I’ve always been fascinated by the idea of escaping periodically to a simple cabin on an island by a warm-water sea. I’ve daydreamed of timeless days, except for sounds of distant gulls, and the rhythmic cadence of crashing waves, of thirst quenching, salty silence. I’ve imagined reading when I felt like it, writing when inspired, and aimless walks barefoot on sandy shores, sandpipers walking fast like ladies on the way to the theater.
I imagine each sea scent breath bringing God’s gentle love, and my journal and pen sitting waiting on a simple nightstand, a grand ebony night bursting with stars.
Some have realized this dream, it’s more possible for some than others. Anne Morrow Lindbergh, fortunate to escape to a place by the sea, wrote the classic, Gift of the Sea. Regardless of whether we experience an actual retreat, she says, “Women need solitude in order to find again the true essence of themselves.”
We’re often run ragged, spread thin, compromised, our callings buried beneath self-imposed demands, care-giving, low-self esteem, or even fear. We yearn for solitude to sort it all out and space to think. Yet, we have this chance for renewal and solitude every morning if we seek quiet prayer time. Even though we’re given the gift of free will to return to God each day for such restoration, we shun it, suffocating the better option with food, busyness and work. Or our plate is simply too full as we juggle our children’s needs, housework, finishing taxes and crossing out another item on the “to-do” agenda.
When our true self finally screams out from the cellar for attention, and thank God it does, we realize our Sunday church going isn’t adequate for spiritual nourishment. We need and want the full shebang. We want to return to the full mystery of God. We thirst for lives full with of God’s supernatural love, peace, joy, authenticity and radical renewal. We long for the mystery of God filling our souls with truth that satisfies. It doesn’t surprise me that return is mentioned over seven hundred times in the Bible as part of the human story. Women like us need to return to the fullness of God or risk burying our true selves, letting anxieties triumph.
How sometimes we just need a room of our own! Images of island escapes and cabins in the woods rise from horizons beyond our cluttered landscapes filled with piles of laundry, dirty dishes, and full calendars.
Hildegard von Bingen said if we want the mystery of God revealed to us, “we have to find modern ways to relate to the opening of those spiritual senses, we have to find contemporary ways to holiness, ways that are not confined to life in the cloister, ways that let us seek God right in the depths of everyday life, right in the depth of creation and history, right in the depth of scripture”.
Catherine Doherty wrote a modern spiritual classic, Poustinia: Encountering God in Silence, Solitude and Prayer. A poustinia, having it’s roots in the Russian word for desert, is a small room or cabin where we meet God in silence who dwells within. She says a poustinia is a lonely place that souls sometimes have to enter, to find the God who dwells within them.
However, Ms. Doherty also wrote about an ‘inner poustinia of the heart‘, a quiet place within each of us we take everywhere. Whether we’re in the desert or city, in conflict or peace, in a time of weakness or strength, we return within for communion with God. In essence, as we attune to silence as a practice, Brother Laurence says “we create a chapel in our own hearts where we may escape from time to time” where we talk to God. But from my experience, this takes practice, of finding quiet rooms and spaces, even if it’s in a corner of our bed with a cup of tea where we meet God daily.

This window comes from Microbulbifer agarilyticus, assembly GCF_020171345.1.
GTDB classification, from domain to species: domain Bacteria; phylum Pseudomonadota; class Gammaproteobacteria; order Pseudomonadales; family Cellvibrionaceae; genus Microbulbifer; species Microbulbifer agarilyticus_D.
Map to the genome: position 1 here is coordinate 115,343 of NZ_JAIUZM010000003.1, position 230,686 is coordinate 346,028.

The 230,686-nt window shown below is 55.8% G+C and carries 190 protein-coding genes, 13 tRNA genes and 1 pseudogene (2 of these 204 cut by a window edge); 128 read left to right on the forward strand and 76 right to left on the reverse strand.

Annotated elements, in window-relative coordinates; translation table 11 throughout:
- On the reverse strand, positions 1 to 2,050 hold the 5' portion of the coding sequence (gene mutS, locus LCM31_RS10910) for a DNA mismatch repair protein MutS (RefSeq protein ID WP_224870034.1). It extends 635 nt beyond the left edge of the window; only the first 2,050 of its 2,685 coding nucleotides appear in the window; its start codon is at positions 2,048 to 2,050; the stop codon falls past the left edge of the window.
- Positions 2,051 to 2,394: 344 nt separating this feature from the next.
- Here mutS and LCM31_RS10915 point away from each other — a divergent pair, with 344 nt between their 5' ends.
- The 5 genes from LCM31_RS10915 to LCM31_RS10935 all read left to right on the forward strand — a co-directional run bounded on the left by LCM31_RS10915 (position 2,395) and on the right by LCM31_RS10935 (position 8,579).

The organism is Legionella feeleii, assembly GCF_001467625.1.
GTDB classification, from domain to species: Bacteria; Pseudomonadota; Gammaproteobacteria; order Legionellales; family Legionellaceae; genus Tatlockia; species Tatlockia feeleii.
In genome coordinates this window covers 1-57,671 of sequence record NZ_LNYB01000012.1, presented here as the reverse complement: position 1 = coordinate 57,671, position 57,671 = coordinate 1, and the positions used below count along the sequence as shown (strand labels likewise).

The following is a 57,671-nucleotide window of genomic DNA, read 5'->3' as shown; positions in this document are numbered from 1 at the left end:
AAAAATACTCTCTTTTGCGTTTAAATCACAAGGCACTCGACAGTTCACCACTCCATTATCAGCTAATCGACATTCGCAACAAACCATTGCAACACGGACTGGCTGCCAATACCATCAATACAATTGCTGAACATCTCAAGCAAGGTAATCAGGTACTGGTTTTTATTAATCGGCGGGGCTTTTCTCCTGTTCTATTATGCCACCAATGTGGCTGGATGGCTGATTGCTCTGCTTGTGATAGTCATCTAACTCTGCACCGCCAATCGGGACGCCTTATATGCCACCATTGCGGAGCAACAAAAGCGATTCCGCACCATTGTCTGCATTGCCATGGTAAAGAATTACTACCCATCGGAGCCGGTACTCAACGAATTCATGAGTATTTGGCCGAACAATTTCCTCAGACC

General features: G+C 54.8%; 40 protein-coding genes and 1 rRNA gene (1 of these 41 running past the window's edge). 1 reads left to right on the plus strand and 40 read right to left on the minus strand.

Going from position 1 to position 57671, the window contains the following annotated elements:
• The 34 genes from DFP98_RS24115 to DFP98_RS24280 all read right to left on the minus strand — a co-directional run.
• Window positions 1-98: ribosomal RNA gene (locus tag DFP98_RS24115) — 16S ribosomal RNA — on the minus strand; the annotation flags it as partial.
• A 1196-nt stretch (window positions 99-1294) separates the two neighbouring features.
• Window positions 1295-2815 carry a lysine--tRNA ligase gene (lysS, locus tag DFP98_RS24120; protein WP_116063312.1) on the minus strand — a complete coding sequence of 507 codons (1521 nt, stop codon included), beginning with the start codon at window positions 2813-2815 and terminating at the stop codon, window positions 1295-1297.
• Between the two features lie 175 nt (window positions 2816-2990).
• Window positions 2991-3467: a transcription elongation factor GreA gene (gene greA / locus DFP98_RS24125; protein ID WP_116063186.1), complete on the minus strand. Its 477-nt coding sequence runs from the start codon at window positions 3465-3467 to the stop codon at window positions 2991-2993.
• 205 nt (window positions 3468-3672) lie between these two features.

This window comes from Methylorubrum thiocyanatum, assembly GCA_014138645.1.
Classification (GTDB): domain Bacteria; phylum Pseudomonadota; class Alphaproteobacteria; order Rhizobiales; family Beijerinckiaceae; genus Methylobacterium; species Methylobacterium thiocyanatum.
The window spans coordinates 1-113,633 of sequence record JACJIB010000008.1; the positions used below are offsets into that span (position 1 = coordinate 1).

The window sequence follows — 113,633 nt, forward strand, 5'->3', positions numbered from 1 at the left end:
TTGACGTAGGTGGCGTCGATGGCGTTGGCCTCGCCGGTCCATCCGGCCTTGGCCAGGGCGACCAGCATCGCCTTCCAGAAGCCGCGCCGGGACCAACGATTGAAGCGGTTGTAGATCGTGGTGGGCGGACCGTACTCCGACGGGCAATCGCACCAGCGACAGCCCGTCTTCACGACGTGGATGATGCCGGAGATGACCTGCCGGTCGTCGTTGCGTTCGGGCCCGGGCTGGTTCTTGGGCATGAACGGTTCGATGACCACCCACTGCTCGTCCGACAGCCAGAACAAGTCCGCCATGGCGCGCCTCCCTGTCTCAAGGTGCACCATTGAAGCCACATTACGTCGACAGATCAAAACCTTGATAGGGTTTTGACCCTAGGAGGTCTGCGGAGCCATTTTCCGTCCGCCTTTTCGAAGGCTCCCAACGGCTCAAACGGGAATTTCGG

As Jesus says, “whenever you pray, go into your room, close the door”. Or we make our lives a prayer by praying meditating and contemplating God’s word in the kitchen, while exercising, and driving. We can even enter quiet places by listening more and talking less. When I aim to listen to my spouse, my friend, my co-worker, when I focus deeply on their words and the meaning behind their sharing, I also give room for God in the exchange, deepening the meaning of these relationships, allowing the rooting of God dwelling in my heart.
Yes, we must find modern ways in this busy world to return, making our tea time sacred, our meals a reflection of thanks, lighting a candle and taking a warm bath, unplugging, moving the phones from our bedside, far from our journals. It means carving out time on that busy calendar to play the piano, paint that picture even if it means sitting in a park with paint and canvas, or going to the local library to write. If going to the seaside or cabin in the mountains is impossible, we practice the presence of God in our days, weaving within our souls, an untouchable place of our own, a place to return everyday, where the mystery of God dwells, untouched, even if it’s means locking our bedroom doors with a sign that says, ‘my sacred time and space, do not enter’.
I weave a silence on my lips,
I weave a silence into my mind
I weave a silence within my heart
I close my ears to distractions
I close my eyes to attractions.
I close my heart to temptations.
Calm me as You stilled the storm
Still me, keep me from harm
Let all the tumult within me cease
Enfold me, Beloved, in your peace.
-The Edge of Glory- David Adam
Is there enough Silence for the Word to be heard?
– T.S. Eliot, Ash Wednesday